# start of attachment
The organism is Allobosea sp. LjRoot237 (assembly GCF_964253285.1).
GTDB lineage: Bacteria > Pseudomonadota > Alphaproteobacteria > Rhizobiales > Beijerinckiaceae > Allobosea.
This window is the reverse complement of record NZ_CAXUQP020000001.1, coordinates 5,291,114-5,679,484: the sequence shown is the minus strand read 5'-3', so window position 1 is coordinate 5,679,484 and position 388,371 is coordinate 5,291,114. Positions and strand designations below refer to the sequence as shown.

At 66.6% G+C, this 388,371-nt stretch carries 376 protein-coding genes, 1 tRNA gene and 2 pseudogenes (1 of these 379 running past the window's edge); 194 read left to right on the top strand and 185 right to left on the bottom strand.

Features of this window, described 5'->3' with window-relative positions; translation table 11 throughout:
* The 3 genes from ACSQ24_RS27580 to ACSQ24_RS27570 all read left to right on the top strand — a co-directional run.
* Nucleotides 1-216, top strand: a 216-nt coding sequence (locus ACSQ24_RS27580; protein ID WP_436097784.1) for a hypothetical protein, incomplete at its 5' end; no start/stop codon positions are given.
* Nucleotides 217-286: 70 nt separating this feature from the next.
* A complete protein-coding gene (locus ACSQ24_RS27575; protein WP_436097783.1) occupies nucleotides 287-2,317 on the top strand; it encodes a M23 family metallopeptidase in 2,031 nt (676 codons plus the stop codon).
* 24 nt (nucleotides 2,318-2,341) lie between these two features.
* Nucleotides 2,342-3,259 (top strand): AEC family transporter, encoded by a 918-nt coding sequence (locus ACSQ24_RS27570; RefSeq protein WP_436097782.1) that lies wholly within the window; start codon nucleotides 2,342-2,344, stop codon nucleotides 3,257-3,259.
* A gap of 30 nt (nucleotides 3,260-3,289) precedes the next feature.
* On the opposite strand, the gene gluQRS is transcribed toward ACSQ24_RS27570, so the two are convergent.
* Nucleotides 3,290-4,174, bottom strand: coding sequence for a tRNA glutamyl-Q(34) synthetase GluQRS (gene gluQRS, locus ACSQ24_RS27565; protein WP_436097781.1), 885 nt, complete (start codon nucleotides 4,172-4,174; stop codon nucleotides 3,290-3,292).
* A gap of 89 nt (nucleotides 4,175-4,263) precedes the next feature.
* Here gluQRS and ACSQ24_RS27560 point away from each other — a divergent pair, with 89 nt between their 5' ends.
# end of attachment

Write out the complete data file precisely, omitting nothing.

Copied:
The organism is Allobosea sp. LjRoot237 (assembly GCF_964253285.1).
GTDB lineage: Bacteria > Pseudomonadota > Alphaproteobacteria > Rhizobiales > Beijerinckiaceae > Allobosea.
This window is the reverse complement of record NZ_CAXUQP020000001.1, coordinates 5,291,114-5,679,484: the sequence shown is the minus strand read 5'-3', so window position 1 is coordinate 5,679,484 and position 388,371 is coordinate 5,291,114. Positions and strand designations below refer to the sequence as shown.

At 66.6% G+C, this 388,371-nt stretch carries 376 protein-coding genes, 1 tRNA gene and 2 pseudogenes (1 of these 379 running past the window's edge); 194 read left to right on the top strand and 185 right to left on the bottom strand.

Features of this window, described 5'->3' with window-relative positions; translation table 11 throughout:
* The 3 genes from ACSQ24_RS27580 to ACSQ24_RS27570 all read left to right on the top strand — a co-directional run.
* Nucleotides 1-216, top strand: a 216-nt coding sequence (locus ACSQ24_RS27580; protein ID WP_436097784.1) for a hypothetical protein, incomplete at its 5' end; no start/stop codon positions are given.
* Nucleotides 217-286: 70 nt separating this feature from the next.
* A complete protein-coding gene (locus ACSQ24_RS27575; protein WP_436097783.1) occupies nucleotides 287-2,317 on the top strand; it encodes a M23 family metallopeptidase in 2,031 nt (676 codons plus the stop codon).
* 24 nt (nucleotides 2,318-2,341) lie between these two features.
* Nucleotides 2,342-3,259 (top strand): AEC family transporter, encoded by a 918-nt coding sequence (locus ACSQ24_RS27570; RefSeq protein WP_436097782.1) that lies wholly within the window; start codon nucleotides 2,342-2,344, stop codon nucleotides 3,257-3,259.
* A gap of 30 nt (nucleotides 3,260-3,289) precedes the next feature.
* On the opposite strand, the gene gluQRS is transcribed toward ACSQ24_RS27570, so the two are convergent.
* Nucleotides 3,290-4,174, bottom strand: coding sequence for a tRNA glutamyl-Q(34) synthetase GluQRS (gene gluQRS, locus ACSQ24_RS27565; protein WP_436097781.1), 885 nt, complete (start codon nucleotides 4,172-4,174; stop codon nucleotides 3,290-3,292).
* A gap of 89 nt (nucleotides 4,175-4,263) precedes the next feature.
* Here gluQRS and ACSQ24_RS27560 point away from each other — a divergent pair, with 89 nt between their 5' ends.